Investors await further tightening amid busy week for central banks
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Investors await further tightening amid busy week for central banks

In a week that's likely to be busy for central banks, the Federal Reserve is widely expected to raise interest rates by another 50 basis points. Following Friday's much stronger than expected inflation data, investors will be closely watching the comments of Fed Chair Jerome Powell regarding future interest rate hikes. Following the growing cost of living crisis, the Bank of England is likely to raise rates for the fifth time in a row on Thursday. In addition, the Bank of Japan and the Swiss National Bank will meet to discuss monetary policy. Data on retail sales in the US will give an insight into whether inflation is eroding households' purchasing power, while equity markets look to have another turbulent week.

The US stock market ended sharply lower on Friday after recording its biggest weekly percentage decline since January. As the red-hot inflation data raise worries about aggressive monetary tightening at the Federal Reserve, European stocks are expected to open sharply lower Monday. Meanwhile, a cluster of COVID cases in Beijing dampens hopes of a sharp rebound in demand from the world's second-largest economy.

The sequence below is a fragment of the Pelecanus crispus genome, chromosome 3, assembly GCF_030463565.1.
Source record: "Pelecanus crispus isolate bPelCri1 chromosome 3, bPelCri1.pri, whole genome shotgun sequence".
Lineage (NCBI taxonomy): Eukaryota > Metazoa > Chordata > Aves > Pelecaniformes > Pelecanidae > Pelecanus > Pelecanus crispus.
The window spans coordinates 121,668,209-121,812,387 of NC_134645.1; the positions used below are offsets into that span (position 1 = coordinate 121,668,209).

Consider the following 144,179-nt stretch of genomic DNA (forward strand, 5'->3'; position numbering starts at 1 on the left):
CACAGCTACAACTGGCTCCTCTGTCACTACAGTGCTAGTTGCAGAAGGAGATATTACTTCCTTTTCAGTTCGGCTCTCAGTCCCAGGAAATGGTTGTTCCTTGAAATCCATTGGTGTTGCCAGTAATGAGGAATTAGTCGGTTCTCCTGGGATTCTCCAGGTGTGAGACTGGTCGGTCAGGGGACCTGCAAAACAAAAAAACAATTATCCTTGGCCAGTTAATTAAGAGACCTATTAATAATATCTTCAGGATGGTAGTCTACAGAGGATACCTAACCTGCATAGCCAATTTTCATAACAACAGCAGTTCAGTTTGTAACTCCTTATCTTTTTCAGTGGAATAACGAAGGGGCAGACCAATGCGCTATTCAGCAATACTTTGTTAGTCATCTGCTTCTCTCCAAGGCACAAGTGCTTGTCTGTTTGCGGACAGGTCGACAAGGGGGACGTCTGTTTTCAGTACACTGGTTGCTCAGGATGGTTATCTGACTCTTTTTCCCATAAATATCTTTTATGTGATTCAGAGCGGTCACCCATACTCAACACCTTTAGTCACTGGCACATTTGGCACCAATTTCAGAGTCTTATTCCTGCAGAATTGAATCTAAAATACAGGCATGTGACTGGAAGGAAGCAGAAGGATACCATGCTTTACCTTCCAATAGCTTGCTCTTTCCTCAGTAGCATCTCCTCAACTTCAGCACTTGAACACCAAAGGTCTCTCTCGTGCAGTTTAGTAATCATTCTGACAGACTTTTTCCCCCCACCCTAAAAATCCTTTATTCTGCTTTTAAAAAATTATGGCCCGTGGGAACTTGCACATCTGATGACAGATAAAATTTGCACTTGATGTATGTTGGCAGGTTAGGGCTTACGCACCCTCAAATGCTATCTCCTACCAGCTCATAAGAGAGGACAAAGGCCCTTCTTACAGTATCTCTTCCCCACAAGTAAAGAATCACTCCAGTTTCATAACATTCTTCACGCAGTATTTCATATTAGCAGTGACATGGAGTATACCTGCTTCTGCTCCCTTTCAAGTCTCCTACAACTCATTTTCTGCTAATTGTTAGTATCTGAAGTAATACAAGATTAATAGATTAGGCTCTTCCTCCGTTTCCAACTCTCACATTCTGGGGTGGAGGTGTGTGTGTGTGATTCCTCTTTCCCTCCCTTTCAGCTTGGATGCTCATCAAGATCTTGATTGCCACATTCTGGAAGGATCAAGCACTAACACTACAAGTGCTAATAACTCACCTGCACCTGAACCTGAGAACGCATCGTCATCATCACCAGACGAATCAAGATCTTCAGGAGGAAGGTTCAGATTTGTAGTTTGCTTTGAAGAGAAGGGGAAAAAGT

Bank of England policy meeting

There is a high probability that the Bank of England will increase interest rates by 25 bps for the fifth time in a row on Thursday, despite a growing number of global central banks opting for half-point increases.

Governor Andrew Bailey, chairman of the Bank of England, said that the bank was walking a tightrope between tackling inflation and causing a recession while the BoE expects inflation to exceed 10% later this year.

Data released on Monday morning show the UK economy slowed again in April, as industrial and manufacturing output slumped for a second straight month. 

According to the Office for National Statistics, gross domestic product for the three months through April increased only by 0.2% compared with an increase of 0.8% in the previous three-month period versus expectations of a 0.4% increase. Industrial production fell by 0.6% on the month and manufacturing output declined by 1.0%. 

The latest figures demonstrate the direct consequences of a sharp increase in household energy bills during April, which had an immediate impact on consumer disposable income.

The employment data released on Tuesday should indicate a continued tightening of the labour market, with unemployment expected to decrease and wage growth expected to accelerate.